After visiting Kevin in the hospital, Kuya heads out to rescue Angelique. When Kevin hears, he drags himself out of his bed to follow suit. Batman methodically works his way through the henchmen, catching up with Paenguin just as he was about to escape with a suitcase full of money. After locking him in a caged room (and shutting off the light), he goes in search of Angelique. After Robin joins him (sliding down a banister just in time to save his big brother from getting gunned down), they pummel the rest of the goons senseless in time for the police to come by and round up the whole lot.

Good or evil, who doesn't love a good bannister slide?
Good or evil, who doesn’t love a good banister slide?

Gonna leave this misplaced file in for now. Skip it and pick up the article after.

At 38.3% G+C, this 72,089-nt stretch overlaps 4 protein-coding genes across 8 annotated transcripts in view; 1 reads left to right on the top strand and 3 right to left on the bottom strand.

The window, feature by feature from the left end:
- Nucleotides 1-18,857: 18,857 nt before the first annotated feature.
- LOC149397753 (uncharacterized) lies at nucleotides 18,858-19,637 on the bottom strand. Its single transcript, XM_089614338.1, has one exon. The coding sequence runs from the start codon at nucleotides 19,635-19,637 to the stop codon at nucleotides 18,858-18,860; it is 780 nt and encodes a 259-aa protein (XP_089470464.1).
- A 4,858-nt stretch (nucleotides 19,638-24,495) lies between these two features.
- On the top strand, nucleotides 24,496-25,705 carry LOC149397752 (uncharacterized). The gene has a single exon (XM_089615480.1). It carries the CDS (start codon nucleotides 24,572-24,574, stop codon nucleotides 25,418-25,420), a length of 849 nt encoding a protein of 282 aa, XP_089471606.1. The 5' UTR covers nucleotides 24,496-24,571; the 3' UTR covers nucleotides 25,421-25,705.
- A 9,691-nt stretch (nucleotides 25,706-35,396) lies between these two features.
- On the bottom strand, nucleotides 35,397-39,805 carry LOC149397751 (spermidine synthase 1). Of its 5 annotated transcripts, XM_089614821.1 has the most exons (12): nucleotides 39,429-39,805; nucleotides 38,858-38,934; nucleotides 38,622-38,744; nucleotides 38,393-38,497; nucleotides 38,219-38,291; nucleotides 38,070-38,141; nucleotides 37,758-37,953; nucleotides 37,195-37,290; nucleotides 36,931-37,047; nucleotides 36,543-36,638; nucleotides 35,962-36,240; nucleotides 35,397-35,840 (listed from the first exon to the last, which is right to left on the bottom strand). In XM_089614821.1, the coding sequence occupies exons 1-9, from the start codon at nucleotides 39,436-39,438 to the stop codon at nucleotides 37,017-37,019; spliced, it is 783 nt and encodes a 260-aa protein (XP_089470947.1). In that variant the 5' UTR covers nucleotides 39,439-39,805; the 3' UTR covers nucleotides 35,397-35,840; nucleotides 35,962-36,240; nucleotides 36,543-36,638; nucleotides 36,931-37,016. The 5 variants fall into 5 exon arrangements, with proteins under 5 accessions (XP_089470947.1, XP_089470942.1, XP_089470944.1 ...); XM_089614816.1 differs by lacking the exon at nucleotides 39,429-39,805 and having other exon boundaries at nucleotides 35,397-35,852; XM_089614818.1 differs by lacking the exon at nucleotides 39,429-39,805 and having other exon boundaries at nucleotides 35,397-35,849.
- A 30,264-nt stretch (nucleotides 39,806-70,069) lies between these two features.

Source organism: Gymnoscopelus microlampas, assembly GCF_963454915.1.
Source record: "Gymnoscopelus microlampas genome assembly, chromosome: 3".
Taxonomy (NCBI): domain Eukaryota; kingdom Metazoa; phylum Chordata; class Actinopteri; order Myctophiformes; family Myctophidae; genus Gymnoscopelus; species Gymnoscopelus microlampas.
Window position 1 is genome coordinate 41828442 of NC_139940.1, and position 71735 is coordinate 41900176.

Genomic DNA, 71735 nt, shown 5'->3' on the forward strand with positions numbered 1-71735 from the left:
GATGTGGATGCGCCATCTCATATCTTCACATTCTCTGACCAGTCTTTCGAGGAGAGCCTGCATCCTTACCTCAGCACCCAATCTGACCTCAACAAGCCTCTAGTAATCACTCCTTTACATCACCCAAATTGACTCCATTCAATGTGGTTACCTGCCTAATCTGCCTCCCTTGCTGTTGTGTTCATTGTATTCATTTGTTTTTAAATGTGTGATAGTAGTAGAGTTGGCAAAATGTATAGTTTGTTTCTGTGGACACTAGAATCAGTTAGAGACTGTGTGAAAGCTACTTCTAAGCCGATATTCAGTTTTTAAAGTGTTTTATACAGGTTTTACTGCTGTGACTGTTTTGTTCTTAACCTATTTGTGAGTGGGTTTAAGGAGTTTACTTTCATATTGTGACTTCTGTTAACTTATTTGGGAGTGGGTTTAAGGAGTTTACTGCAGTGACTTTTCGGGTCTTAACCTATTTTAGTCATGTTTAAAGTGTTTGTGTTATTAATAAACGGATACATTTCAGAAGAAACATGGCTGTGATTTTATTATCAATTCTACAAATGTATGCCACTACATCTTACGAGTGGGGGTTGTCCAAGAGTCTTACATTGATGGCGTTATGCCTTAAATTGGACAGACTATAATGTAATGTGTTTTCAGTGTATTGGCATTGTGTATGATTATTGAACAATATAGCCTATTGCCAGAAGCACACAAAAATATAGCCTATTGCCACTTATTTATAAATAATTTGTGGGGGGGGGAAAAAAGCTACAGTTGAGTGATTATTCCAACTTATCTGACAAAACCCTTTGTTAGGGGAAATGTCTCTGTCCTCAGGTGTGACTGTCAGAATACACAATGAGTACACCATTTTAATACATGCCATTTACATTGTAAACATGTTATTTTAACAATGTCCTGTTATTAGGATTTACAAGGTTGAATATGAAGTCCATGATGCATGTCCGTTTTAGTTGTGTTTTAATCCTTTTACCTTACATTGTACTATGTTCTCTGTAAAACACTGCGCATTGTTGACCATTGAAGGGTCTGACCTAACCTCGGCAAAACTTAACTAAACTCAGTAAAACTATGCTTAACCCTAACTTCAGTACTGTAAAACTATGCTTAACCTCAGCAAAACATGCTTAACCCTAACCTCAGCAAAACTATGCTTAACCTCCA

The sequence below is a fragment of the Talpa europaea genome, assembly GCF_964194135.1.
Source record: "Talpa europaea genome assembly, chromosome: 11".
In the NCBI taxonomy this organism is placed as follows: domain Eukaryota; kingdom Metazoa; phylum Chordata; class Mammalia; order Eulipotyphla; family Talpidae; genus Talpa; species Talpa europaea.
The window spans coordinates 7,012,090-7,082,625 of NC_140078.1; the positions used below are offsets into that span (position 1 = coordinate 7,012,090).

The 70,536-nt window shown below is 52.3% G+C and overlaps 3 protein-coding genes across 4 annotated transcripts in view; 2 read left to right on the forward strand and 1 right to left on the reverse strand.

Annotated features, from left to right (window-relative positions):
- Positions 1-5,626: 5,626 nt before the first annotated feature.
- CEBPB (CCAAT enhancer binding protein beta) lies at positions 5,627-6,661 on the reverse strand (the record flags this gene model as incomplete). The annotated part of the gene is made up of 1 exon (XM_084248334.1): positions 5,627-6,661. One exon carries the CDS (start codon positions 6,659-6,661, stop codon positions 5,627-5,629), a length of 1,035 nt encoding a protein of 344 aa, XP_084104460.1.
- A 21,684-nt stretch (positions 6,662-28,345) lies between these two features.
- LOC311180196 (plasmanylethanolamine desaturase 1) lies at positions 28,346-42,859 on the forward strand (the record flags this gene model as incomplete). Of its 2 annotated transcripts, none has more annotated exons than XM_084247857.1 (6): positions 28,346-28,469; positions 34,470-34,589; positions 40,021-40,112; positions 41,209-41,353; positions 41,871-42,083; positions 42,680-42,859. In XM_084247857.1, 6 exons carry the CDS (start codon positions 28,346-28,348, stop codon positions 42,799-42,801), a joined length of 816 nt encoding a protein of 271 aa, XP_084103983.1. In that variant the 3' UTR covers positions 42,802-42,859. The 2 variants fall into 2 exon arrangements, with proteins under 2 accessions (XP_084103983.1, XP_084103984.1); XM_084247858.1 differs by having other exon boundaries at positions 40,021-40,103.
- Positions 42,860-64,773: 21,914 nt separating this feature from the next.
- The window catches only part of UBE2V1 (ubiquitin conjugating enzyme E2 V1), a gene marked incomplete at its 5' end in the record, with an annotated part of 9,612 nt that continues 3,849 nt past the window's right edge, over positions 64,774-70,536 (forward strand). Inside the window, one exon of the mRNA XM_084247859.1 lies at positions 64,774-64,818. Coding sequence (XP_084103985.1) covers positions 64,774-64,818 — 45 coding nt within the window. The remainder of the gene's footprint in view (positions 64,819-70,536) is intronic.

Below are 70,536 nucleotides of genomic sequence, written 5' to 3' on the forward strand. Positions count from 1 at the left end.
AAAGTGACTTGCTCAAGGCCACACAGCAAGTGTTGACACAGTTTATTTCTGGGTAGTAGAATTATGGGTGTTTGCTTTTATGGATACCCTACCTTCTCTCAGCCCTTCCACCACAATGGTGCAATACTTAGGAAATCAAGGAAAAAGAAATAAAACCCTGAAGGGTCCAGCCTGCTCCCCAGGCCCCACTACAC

Joker & Paenguin escape via the prison sewer system, and plot to commit crimes disguised at Batman and Robin. This works surprisingly well, given that Batman has gained about forty pounds and Robin now has a mustache. Works too well, in fact, as the thugs from earlier in the film catch them in the middle of a treasury robbery, and proceed the lay the beat-down on them. Of course, the real dynamic duo show up and clean house, ending the crime spree once and for all. Later, a contrite Jocson & Paeng show up at Kuya & Kevin’s house and turn over their Joker & Penguin outfits, swearing to be good from now on.

Disguise level: Flawless
Disguise level: Flawless

Victory declared, Kuya reveals all to Angelique, only to get a surprise as he comes to take her out to dinner and finds her dressed as Wonder Woman. This segues into the last big musical number of the movie, a pean to being good, saying your prayers, taking your vitamins, and not relying on comic book characters as effective role models. At which point a whole host of costumed superheroes and villains join together in a big song and dance number to the tune of “At the Hop”.

Still more Wonder Woman than the average DC movie.